I Was Discriminated Against. How Do I Prove It?
Your options in a Michigan workplace discrimination lawsuit
on June 22, 2017
Updated on June 3, 2022
Don Gasiorek gets as many as 50 calls per week with potential cases of wrongful termination, including employment discrimination. The Farmington Hills attorney says most cases don’t move beyond that initial interview. But some do, and it never hurts to call; after all, initial consultations are typically free.
“For anybody who has been terminated or subject to any kind of adverse employment action, it’s worth their while to call a firm that specializes in employment law—just to see if they have a claim. And do so right away, because there are varying statutes of limitations for these cases—and some can be short,” says Cary McGehee, who co-founded Pitt, McGehee, Palmer & Rivers in Royal Oak and has litigated hundreds of employment cases. “A good analogy is, when you don’t feel well, you go to a doctor to see what he or she says. Sometimes they say, ‘It’s not that big of a deal;’ sometimes they say, ‘It’s nothing, don’t worry about it;’ and sometimes it’s, ‘Wow, this really needs some aggressive treatment.’”
If a lawyer takes your discrimination claim, here’s how it will likely proceed.
Proving Your Case: Evidence of Discrimination
One of the biggest misconceptions employees have about their rights is that there must be a legitimate reason for their termination. “But in Michigan, like most states, you’re presumed to be an at-will employee, meaning you can be terminated with or without cause,” McGehee notes. But discrimination is another matter, and covered under both state and federal laws.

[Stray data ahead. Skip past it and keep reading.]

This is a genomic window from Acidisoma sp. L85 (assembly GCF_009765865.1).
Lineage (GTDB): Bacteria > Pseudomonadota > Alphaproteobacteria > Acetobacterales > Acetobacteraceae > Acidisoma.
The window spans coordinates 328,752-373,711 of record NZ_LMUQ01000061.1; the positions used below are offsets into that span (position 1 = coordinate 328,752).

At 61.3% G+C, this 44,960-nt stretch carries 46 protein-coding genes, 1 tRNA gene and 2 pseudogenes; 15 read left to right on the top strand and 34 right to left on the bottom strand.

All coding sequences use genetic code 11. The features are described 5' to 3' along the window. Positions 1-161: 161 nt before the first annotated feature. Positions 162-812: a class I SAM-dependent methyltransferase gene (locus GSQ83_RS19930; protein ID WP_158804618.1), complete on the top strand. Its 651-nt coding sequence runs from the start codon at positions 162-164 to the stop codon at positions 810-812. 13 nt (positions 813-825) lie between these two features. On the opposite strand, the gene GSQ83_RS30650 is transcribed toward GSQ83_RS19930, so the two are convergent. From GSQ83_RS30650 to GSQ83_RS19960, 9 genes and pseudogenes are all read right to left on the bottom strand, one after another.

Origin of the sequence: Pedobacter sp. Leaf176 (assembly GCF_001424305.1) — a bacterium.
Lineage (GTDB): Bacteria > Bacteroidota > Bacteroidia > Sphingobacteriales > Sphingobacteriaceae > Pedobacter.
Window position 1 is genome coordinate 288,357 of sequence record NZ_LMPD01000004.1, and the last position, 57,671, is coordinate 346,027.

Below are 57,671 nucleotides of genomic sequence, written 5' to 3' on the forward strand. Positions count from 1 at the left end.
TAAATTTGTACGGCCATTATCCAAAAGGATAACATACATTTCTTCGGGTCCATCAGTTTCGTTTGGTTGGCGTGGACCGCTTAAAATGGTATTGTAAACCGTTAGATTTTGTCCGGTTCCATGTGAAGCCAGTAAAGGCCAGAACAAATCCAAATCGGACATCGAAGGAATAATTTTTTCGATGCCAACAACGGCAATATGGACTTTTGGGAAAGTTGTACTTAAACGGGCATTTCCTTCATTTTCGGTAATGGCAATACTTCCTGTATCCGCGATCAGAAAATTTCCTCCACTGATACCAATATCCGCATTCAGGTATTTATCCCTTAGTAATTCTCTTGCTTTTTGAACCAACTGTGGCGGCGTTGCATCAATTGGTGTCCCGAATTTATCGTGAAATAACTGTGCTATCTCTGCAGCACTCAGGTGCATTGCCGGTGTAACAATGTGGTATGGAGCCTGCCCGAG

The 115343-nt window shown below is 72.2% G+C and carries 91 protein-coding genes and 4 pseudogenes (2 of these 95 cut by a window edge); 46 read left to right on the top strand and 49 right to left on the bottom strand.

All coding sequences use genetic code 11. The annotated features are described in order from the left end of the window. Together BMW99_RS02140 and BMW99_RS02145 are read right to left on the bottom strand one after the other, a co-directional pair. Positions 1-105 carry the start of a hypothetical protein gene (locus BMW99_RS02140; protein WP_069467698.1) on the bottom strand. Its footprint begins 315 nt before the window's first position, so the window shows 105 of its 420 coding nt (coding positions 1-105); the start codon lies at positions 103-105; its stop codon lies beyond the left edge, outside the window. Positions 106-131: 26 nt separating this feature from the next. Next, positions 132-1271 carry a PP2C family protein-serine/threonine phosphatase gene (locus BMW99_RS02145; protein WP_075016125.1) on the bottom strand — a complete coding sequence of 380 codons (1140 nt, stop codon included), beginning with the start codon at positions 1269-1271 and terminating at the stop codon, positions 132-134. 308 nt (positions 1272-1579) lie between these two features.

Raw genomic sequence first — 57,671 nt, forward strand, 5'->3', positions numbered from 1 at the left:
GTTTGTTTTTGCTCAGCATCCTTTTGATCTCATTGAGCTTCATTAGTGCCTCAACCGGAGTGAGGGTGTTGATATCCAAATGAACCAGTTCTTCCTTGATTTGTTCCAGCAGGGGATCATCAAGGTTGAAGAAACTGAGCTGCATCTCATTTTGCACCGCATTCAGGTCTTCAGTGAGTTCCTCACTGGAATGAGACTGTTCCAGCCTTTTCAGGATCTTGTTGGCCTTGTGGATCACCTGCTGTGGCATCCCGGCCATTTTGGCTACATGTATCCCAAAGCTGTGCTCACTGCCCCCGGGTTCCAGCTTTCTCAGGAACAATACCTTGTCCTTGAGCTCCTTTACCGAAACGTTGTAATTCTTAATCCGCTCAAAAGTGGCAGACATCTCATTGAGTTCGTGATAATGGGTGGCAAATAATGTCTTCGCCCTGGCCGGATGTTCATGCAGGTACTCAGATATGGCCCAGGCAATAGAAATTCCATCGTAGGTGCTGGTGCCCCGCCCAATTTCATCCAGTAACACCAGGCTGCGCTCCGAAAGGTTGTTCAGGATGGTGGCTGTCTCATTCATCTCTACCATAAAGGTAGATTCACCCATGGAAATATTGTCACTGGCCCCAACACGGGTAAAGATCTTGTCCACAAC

Often these cases operate on what’s known as the McDonnell Douglas framework. Named for the Supreme Court case McDonnell Douglas Corp. v. Green, the idea is as follows. The worker, or plaintiff, must prove:
- they are among a protected group: age, race, gender, religion, weight, physical disability, etc.
- they were doing the job reasonably well
- they suffered an adverse employment decision, such as termination
- they were replaced by someone outside of the protected group
- they suffered damages
If these points are satisfied, “the burden to come forward with evidence shifts to the employer,” Gasiorek says. “The defendant must come forward with a legitimate, non-discriminatory reason for the termination. They have to say, ‘It wasn’t because of age; it was because of performance.’ Or, ‘It wasn’t because of gender; they were missing too much time from work.’”
If the employer satisfies that point, the burden comes back to the employee to disprove the employer’s reason. “If they say it’s performance, for instance, we’d try to prove that it wasn’t—because other, comparable workers who do the same thing weren’t terminated and replaced by a younger person,” Gasiorek says. Proving that an employee was capable usually isn’t difficult, he adds, “because you can access the personnel file and performance evaluations under Michigan law.”
And if you have testimony from other coworkers, emails or other evidence, it can certainly add to your claim.